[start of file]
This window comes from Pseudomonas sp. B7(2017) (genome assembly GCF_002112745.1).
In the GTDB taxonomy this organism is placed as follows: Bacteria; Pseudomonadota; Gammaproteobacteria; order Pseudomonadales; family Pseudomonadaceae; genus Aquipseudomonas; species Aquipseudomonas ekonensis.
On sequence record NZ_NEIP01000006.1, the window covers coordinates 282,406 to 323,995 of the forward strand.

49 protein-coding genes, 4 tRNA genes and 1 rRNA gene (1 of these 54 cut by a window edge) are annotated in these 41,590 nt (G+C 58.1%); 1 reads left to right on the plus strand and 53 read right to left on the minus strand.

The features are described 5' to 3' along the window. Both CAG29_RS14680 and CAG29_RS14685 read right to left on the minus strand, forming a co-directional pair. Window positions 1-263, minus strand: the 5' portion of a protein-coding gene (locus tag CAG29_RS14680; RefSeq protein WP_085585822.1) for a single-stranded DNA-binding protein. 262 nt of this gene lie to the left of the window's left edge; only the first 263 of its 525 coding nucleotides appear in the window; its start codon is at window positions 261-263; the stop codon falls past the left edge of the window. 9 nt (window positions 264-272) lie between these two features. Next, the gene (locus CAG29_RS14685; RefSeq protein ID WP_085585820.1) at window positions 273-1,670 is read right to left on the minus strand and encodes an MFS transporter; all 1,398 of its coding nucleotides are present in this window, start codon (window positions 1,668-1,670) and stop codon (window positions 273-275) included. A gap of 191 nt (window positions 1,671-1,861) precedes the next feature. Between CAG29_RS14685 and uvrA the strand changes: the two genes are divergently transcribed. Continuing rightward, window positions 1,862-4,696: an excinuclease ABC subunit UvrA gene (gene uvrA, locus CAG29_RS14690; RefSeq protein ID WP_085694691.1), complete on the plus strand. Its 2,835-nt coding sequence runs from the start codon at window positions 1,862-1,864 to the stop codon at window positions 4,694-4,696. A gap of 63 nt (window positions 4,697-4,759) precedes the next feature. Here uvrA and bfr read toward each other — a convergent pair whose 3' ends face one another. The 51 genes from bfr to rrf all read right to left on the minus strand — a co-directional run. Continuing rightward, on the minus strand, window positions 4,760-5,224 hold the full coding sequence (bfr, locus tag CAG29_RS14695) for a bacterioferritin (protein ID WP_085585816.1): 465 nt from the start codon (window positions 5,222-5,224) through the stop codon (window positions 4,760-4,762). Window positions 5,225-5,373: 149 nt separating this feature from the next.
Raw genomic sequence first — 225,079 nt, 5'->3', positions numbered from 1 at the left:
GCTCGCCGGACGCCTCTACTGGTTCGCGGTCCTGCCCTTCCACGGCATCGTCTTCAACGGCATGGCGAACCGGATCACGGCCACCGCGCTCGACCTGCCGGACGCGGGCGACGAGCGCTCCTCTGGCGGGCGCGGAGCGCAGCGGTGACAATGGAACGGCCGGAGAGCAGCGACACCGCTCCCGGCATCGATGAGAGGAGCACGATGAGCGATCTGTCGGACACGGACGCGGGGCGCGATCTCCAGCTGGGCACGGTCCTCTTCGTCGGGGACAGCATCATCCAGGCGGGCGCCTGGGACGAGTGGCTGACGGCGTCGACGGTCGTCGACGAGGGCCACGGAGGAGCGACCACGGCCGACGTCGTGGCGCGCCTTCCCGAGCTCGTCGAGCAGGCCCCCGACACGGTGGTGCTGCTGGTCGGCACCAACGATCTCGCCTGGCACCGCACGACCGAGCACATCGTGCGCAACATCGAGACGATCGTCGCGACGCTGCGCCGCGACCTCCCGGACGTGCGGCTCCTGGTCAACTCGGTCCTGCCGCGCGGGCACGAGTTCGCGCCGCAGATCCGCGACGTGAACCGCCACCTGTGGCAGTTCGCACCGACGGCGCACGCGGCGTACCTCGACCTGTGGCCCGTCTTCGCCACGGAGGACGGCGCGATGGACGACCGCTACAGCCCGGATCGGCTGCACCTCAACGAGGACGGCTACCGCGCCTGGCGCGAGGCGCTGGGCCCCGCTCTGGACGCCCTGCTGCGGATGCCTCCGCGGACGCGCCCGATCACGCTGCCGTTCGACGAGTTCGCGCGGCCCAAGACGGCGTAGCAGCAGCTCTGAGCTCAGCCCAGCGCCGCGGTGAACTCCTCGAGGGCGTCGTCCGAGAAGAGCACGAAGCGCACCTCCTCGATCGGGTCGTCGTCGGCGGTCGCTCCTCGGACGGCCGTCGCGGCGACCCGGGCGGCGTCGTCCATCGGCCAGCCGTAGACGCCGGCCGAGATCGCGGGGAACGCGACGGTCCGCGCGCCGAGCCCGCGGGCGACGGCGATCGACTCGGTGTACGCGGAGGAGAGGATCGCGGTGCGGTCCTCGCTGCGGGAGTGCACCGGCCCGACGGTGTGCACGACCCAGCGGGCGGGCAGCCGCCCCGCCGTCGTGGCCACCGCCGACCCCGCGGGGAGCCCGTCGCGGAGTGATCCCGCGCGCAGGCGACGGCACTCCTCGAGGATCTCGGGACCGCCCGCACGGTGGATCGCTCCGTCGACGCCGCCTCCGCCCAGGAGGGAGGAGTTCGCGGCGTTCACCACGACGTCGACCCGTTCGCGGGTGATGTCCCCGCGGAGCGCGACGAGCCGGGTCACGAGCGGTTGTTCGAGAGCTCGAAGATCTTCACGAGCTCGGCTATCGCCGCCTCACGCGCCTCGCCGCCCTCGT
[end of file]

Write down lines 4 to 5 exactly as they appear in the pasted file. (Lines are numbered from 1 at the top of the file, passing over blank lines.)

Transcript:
49 protein-coding genes, 4 tRNA genes and 1 rRNA gene (1 of these 54 cut by a window edge) are annotated in these 41,590 nt (G+C 58.1%); 1 reads left to right on the plus strand and 53 read right to left on the minus strand.

The features are described 5' to 3' along the window. Both CAG29_RS14680 and CAG29_RS14685 read right to left on the minus strand, forming a co-directional pair. Window positions 1-263, minus strand: the 5' portion of a protein-coding gene (locus tag CAG29_RS14680; RefSeq protein WP_085585822.1) for a single-stranded DNA-binding protein. 262 nt of this gene lie to the left of the window's left edge; only the first 263 of its 525 coding nucleotides appear in the window; its start codon is at window positions 261-263; the stop codon falls past the left edge of the window. 9 nt (window positions 264-272) lie between these two features. Next, the gene (locus CAG29_RS14685; RefSeq protein ID WP_085585820.1) at window positions 273-1,670 is read right to left on the minus strand and encodes an MFS transporter; all 1,398 of its coding nucleotides are present in this window, start codon (window positions 1,668-1,670) and stop codon (window positions 273-275) included. A gap of 191 nt (window positions 1,671-1,861) precedes the next feature. Between CAG29_RS14685 and uvrA the strand changes: the two genes are divergently transcribed. Continuing rightward, window positions 1,862-4,696: an excinuclease ABC subunit UvrA gene (gene uvrA, locus CAG29_RS14690; RefSeq protein ID WP_085694691.1), complete on the plus strand. Its 2,835-nt coding sequence runs from the start codon at window positions 1,862-1,864 to the stop codon at window positions 4,694-4,696. A gap of 63 nt (window positions 4,697-4,759) precedes the next feature. Here uvrA and bfr read toward each other — a convergent pair whose 3' ends face one another. The 51 genes from bfr to rrf all read right to left on the minus strand — a co-directional run. Continuing rightward, on the minus strand, window positions 4,760-5,224 hold the full coding sequence (bfr, locus tag CAG29_RS14695) for a bacterioferritin (protein ID WP_085585816.1): 465 nt from the start codon (window positions 5,222-5,224) through the stop codon (window positions 4,760-4,762). Window positions 5,225-5,373: 149 nt separating this feature from the next.